Unstructured representations account for systematicity
Semantic structure can be represented by the causal history of an activation pattern.
For example, "John loves Mary" is an unstructured activation pattern that can be traced back to earlier causal effects of "John" "loves" and "Mary" activation patterns, and perhaps even further back to microfeatures of those.

By virtue of causal history, unstructured connectionist representations can account for systematicity and related phenomena.

So, Fodor & Pylyshyn are right to claim that connectionist representations are unstructured, but wrong to claim that such representations can't account for systematicity.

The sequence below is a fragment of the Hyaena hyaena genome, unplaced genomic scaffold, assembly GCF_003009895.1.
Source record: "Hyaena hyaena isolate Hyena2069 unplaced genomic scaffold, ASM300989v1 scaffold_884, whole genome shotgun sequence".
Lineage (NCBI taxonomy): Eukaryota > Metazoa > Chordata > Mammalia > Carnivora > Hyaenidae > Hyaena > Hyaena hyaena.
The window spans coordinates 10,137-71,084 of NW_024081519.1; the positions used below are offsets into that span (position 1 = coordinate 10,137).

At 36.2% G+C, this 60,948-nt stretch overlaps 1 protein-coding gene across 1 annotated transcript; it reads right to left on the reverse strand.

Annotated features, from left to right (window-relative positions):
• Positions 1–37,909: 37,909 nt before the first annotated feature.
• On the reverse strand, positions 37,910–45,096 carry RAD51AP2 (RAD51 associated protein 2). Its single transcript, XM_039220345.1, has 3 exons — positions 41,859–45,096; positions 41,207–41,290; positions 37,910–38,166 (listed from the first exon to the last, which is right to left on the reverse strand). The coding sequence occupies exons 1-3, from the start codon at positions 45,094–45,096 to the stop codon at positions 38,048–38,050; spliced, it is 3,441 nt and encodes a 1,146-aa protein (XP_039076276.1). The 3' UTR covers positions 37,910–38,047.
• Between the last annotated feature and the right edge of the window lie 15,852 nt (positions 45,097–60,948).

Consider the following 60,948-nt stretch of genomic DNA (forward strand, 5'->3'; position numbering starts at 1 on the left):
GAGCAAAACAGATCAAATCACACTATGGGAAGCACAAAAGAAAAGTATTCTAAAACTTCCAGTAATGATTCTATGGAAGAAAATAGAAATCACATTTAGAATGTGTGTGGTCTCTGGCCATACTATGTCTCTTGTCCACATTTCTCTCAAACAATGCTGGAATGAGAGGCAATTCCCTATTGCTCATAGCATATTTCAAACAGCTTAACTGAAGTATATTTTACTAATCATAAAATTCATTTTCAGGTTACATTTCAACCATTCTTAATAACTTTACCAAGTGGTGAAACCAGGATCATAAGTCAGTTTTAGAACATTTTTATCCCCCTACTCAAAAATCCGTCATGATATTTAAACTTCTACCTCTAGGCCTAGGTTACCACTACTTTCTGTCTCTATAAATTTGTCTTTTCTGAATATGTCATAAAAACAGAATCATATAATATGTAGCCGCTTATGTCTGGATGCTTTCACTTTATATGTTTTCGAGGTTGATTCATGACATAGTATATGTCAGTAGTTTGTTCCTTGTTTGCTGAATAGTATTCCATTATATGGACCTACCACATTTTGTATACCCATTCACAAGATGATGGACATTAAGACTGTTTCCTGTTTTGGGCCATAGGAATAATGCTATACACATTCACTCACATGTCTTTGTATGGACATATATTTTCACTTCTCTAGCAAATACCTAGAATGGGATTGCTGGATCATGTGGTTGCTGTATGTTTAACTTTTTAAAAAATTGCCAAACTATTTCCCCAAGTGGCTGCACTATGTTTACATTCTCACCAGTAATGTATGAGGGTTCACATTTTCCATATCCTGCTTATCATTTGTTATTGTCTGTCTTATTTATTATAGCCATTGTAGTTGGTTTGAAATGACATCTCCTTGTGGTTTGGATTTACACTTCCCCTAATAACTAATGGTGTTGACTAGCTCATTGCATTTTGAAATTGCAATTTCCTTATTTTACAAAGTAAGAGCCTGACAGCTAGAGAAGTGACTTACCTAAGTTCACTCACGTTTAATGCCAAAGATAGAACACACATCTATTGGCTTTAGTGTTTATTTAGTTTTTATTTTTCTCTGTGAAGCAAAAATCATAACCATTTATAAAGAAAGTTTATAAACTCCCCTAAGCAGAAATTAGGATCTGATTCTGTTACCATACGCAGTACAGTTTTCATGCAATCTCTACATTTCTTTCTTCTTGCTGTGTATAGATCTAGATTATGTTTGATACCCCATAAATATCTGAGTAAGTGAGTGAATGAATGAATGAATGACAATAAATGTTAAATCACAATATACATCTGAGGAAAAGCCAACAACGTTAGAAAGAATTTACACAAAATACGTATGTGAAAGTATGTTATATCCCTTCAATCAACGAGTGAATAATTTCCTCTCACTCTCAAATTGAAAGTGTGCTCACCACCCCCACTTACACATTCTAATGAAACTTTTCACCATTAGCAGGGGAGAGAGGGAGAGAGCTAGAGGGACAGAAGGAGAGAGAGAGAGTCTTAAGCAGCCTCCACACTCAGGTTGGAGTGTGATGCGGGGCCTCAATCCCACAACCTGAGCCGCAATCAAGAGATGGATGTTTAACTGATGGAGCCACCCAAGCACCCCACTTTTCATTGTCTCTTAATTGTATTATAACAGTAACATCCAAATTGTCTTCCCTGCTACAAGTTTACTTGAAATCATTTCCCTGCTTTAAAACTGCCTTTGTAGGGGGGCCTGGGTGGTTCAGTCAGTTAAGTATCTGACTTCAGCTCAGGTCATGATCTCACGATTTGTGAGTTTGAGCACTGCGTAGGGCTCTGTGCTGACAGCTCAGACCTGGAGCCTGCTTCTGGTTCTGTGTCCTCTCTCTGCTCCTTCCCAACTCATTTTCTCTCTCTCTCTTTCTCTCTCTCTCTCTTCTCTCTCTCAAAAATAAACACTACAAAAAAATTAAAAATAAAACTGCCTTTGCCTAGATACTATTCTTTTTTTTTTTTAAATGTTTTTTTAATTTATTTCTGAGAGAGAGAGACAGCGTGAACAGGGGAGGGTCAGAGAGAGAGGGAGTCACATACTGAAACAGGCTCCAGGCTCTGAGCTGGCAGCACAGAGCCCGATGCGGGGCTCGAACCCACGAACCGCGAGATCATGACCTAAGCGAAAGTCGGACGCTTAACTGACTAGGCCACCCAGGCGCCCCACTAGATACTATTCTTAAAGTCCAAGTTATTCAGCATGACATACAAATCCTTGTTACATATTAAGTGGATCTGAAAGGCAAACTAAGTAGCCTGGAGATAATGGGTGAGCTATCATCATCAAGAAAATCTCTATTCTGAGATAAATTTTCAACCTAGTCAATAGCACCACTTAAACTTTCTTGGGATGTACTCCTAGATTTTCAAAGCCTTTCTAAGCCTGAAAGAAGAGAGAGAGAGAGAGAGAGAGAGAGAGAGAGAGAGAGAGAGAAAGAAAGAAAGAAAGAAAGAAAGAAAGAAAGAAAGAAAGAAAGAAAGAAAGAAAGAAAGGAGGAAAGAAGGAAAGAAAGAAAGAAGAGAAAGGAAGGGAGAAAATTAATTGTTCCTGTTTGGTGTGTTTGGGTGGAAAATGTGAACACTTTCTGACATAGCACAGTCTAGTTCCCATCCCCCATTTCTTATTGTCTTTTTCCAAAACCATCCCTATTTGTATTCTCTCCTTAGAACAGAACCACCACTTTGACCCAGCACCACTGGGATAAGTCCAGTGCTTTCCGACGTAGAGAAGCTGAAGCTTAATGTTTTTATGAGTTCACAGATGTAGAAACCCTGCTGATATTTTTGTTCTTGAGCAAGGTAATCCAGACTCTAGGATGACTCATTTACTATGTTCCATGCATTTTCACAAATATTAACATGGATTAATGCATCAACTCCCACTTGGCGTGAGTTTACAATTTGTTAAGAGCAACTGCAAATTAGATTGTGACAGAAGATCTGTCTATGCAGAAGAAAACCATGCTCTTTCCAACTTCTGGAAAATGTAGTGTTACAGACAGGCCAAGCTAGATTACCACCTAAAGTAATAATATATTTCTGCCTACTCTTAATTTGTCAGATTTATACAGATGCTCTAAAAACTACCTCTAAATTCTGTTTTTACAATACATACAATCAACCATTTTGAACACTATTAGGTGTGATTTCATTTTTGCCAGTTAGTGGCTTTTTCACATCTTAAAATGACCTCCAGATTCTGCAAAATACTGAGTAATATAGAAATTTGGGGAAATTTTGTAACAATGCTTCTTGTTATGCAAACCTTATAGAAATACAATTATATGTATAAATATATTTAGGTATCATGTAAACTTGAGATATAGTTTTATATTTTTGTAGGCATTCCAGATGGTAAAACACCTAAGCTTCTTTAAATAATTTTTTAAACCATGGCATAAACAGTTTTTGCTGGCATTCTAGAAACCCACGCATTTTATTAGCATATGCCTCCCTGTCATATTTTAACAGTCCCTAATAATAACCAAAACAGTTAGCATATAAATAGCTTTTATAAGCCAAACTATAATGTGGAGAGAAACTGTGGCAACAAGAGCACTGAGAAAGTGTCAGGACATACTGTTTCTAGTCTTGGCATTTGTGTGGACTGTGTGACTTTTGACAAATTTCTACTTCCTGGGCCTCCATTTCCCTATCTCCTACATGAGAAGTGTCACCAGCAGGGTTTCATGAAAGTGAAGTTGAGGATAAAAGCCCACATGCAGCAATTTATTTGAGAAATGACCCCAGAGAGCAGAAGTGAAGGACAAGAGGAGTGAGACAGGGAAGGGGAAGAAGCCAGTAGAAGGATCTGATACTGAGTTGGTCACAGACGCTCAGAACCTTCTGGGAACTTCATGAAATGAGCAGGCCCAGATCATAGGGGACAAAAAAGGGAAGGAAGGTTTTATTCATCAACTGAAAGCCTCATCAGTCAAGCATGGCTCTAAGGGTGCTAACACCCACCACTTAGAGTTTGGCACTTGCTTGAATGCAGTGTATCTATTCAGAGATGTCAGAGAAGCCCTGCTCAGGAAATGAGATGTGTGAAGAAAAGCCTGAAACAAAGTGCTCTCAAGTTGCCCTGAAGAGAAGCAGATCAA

Keith Butler, 1991.
Artificial Intelligence »Artificial Intelligence
Can computers think? [1] »Can computers think? [1]
Yes: connectionist networks can think [5a] »Yes: connectionist networks can think [5a]
The Connectionist Dilemma »The Connectionist Dilemma
Connectionist representations avoid the dilemma »Connectionist representations avoid the dilemma
Unstructured representations account for systematicity
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